After two consecutive loss-making periods, South African integrator Dimension Data returned to profitability in the half year ending 31 March 2004 with its Australian arm leading the group's turnover score.
DiData's interim results release for the half year reported that the company had turned over US$1.17 billion and collected US$9.874 million in operating profits. Actual profit was US$1.369 million – up from a US$225.529 loss in the six months to 30 September 2003.
Australia's overall turnover was the strongest in the global group at US$221.698 million for the six months to 31 March 2004 – no doubt assisted by a stronger Australian dollar. Continental Europe came next, reaping US$220.865 million for the period.
Africa came third, netting US$207.644 million, but won the gong for biggest operating profit.
The African division had an operating margin – before goodwill, amortisation and exceptional items -- of 5.2 percent, propelling DiData's home team to an operating profit of US$10.763 million. Australia had an operating margin of 2.7 percent and operating profit of US$5.902 million.
The interim results revealed that the Australian arm had experienced steady growth in its turnover from managed services, up from US$18.174 million for the six months ended 31 March 2003, to US$27.269 million for the six months ended 31 March 2004.
Steve Nola, CEO of DiData Australia, is planning a year of 'more of the same'. The integrator plans to expand its managed services offering, and deepen its relationships with customers across the board.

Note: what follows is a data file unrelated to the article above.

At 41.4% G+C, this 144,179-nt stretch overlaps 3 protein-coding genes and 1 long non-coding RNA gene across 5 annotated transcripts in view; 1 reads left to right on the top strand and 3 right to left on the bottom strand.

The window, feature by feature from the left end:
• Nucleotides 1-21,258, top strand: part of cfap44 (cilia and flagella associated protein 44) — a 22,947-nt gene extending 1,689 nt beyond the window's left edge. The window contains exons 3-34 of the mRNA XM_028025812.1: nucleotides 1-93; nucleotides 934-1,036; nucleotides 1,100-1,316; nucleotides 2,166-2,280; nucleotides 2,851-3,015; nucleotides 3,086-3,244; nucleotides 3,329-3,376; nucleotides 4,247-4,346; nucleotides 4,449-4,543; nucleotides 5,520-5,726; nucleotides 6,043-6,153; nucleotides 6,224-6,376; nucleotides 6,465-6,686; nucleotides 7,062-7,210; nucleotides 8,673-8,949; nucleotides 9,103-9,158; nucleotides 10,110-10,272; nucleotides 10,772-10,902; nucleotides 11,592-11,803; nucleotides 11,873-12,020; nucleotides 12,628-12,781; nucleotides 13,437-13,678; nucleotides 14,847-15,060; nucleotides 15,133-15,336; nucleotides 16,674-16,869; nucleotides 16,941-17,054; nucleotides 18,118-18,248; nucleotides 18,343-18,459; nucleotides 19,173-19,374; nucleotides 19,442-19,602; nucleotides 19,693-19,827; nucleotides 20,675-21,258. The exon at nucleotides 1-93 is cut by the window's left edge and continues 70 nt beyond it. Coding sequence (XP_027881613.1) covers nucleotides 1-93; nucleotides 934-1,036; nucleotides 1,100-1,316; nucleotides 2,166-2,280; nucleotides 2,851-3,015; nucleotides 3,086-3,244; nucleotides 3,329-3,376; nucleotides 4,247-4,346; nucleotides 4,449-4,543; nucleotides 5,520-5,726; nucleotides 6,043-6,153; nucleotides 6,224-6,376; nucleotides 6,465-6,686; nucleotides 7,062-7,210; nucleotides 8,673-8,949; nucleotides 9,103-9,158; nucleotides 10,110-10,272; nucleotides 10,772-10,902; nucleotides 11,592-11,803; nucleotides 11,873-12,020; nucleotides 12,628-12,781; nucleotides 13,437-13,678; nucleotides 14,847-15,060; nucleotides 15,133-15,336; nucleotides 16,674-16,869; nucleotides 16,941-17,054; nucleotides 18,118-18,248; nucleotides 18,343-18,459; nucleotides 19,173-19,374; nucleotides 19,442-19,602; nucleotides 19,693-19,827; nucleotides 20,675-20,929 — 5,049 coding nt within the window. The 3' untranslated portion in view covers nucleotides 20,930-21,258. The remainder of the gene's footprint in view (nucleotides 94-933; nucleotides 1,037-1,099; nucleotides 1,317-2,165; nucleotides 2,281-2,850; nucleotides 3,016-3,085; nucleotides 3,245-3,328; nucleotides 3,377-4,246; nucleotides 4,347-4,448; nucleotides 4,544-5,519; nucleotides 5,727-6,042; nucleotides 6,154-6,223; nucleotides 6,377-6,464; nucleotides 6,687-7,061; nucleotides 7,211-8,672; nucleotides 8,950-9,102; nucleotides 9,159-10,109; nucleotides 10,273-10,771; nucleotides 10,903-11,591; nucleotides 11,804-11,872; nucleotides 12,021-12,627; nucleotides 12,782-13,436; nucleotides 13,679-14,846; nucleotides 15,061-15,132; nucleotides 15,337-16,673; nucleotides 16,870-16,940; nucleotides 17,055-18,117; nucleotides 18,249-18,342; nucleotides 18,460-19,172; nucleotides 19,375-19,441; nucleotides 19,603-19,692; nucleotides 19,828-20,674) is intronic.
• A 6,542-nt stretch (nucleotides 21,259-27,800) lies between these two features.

'We will be releasing new products and services in the next quarter [but] ... we're pretty comfortable with how we segment and approach the market,' he said.
Security had been a hot area in the last six months and was expected to continue to be so in the coming year, Nola said. The division was also betting on continued strength in solutions and services, he said.
'We're very happy with the Australian results,' he said. 'There has been an up-tick in the marketplace and a lot of decisions we took in the last couple of years, focusing more on the solutions part of the business and services offerings.'
Making comparisons across the different regional groups in DiData was quite difficult, he warned. '[For example] in the US, they're still predominantly focused on network infrastructure,' Nola said.
However, DiData here had 'done a good job' of pushing its solutions focus and strengthening its customer base.
Distribution subsidiary Express Data had also done well, partly as a result of growth in network integration needs and because Cisco had cut its distributor lineup from three to two. Any rumours that Express Data was about to be sold were untrue, he added.
'It is exceeding our budget expectations,' Nola said.
He said that the recent acquisitions of rival integrators KAZ Group by Telstra and Logicalis by IBM were not expected to put any extra pressure on DiData. DiData Australia itself might consider mergers or acquisitions in the coming year, should a suitable opportunity arise, he said.
'We're a very viable and professional business that's been growing. We believe that our strategy in place will be successful. I don't think [those acquisitions] change the landscape,' Nola said.
Further, DiData Australia expected to increase staffing levels by 10 percent – primarily in managed services and security – this year, Nola said.
The Australian arm made several good wins in the six months to 31 March 2004, including a three-year, US$3.8 million contract to provide Microsoft licences to all arms of an Australian retailer with more than 8000 users.
The integrator had also signed a two-year, US$2.8 million deal with Victoria's Department of Human Services for network equipment, professional and managed services, a US$2.3 million deal to provide IP networking and telephony to the Australian Television Network, and a deal with a glass and aluminium supplier to provide a US$0.9 million EMC-based SAN and associated managed services for three years.
DiData group is disposing of 25 percent of its South African arm to a Black Economic Empowerment consortium in that nation.